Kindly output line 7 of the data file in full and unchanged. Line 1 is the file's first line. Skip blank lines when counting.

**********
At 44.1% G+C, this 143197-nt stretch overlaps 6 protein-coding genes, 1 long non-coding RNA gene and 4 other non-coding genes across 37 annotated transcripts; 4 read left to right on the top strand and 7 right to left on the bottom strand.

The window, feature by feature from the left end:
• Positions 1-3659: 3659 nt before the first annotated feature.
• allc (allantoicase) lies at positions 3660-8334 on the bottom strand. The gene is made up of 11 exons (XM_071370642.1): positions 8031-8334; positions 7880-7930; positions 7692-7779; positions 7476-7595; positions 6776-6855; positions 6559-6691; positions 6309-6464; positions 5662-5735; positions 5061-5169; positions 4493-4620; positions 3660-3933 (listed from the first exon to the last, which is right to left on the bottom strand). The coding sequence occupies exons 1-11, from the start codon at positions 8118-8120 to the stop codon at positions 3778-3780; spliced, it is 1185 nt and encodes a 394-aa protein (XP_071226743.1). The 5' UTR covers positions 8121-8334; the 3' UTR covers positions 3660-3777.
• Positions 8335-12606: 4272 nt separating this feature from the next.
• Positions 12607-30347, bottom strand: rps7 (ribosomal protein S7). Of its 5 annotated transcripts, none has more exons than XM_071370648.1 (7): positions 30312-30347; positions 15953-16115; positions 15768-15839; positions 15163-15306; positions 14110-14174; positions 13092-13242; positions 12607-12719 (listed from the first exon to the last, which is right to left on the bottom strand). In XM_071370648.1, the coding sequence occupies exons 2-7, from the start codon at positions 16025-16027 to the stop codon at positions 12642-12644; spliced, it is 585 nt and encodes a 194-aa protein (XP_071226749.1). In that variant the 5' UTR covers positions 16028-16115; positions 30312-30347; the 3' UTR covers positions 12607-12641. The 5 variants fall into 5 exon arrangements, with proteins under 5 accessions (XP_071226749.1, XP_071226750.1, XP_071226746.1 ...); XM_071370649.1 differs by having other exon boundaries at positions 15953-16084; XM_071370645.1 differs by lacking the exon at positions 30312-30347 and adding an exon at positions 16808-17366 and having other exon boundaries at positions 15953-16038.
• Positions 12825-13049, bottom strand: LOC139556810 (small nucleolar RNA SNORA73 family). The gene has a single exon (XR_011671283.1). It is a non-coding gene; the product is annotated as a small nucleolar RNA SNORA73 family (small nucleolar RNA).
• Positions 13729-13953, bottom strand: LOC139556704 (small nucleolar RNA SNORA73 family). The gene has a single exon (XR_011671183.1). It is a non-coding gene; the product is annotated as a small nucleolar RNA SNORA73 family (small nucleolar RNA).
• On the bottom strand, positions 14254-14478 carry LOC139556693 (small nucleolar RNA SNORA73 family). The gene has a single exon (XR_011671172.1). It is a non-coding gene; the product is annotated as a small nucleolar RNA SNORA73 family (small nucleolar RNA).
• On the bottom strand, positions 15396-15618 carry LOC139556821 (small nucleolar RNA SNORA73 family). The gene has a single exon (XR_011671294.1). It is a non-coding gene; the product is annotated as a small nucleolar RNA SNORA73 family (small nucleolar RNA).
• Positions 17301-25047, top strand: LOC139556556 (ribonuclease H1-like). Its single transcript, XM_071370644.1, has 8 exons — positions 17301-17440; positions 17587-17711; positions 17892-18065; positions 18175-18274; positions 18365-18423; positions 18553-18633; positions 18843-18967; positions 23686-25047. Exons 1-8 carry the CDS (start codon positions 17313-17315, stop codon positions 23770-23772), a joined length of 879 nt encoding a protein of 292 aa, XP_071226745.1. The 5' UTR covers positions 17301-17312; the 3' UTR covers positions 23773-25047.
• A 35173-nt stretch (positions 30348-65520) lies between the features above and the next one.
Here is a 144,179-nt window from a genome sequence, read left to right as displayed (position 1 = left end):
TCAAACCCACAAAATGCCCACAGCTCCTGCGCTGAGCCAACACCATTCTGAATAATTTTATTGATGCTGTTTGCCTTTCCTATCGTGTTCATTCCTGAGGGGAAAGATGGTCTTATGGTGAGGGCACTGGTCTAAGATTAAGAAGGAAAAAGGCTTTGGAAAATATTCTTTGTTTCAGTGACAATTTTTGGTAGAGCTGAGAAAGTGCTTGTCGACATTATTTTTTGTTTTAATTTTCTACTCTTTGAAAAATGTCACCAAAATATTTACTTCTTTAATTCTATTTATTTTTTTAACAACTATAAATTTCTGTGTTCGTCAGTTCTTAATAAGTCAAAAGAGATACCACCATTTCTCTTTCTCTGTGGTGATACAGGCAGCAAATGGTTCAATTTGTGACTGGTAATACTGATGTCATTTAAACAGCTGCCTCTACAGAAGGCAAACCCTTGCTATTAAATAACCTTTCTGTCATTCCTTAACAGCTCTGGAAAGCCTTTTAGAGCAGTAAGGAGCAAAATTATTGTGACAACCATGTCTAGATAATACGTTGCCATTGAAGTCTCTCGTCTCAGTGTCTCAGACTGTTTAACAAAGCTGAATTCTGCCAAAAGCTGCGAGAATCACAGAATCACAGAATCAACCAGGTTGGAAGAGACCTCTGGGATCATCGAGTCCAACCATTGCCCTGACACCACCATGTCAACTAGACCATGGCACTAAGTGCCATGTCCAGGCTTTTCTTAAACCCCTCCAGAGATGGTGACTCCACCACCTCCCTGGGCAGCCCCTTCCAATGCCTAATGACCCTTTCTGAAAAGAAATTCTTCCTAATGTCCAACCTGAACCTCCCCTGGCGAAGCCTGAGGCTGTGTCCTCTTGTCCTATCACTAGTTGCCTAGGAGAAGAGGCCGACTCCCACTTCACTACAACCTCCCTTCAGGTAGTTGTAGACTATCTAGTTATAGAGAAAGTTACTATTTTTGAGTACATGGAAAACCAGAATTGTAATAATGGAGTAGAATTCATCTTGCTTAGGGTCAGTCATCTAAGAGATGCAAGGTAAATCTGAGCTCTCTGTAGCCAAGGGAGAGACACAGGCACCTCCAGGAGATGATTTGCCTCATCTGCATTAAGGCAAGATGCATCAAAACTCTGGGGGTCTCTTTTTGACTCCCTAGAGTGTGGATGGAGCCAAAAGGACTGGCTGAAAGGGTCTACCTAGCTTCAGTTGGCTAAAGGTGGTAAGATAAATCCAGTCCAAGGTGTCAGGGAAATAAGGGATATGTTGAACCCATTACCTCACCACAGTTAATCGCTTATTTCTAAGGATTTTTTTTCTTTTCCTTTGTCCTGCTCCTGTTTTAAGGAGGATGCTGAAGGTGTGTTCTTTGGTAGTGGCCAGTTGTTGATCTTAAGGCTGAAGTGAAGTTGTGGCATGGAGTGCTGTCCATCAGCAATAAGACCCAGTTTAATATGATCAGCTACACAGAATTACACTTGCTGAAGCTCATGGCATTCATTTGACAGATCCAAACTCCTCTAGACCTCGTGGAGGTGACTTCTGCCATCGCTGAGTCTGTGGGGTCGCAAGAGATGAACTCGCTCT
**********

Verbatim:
• Positions 12825-13049, bottom strand: LOC139556810 (small nucleolar RNA SNORA73 family). The gene has a single exon (XR_011671283.1). It is a non-coding gene; the product is annotated as a small nucleolar RNA SNORA73 family (small nucleolar RNA).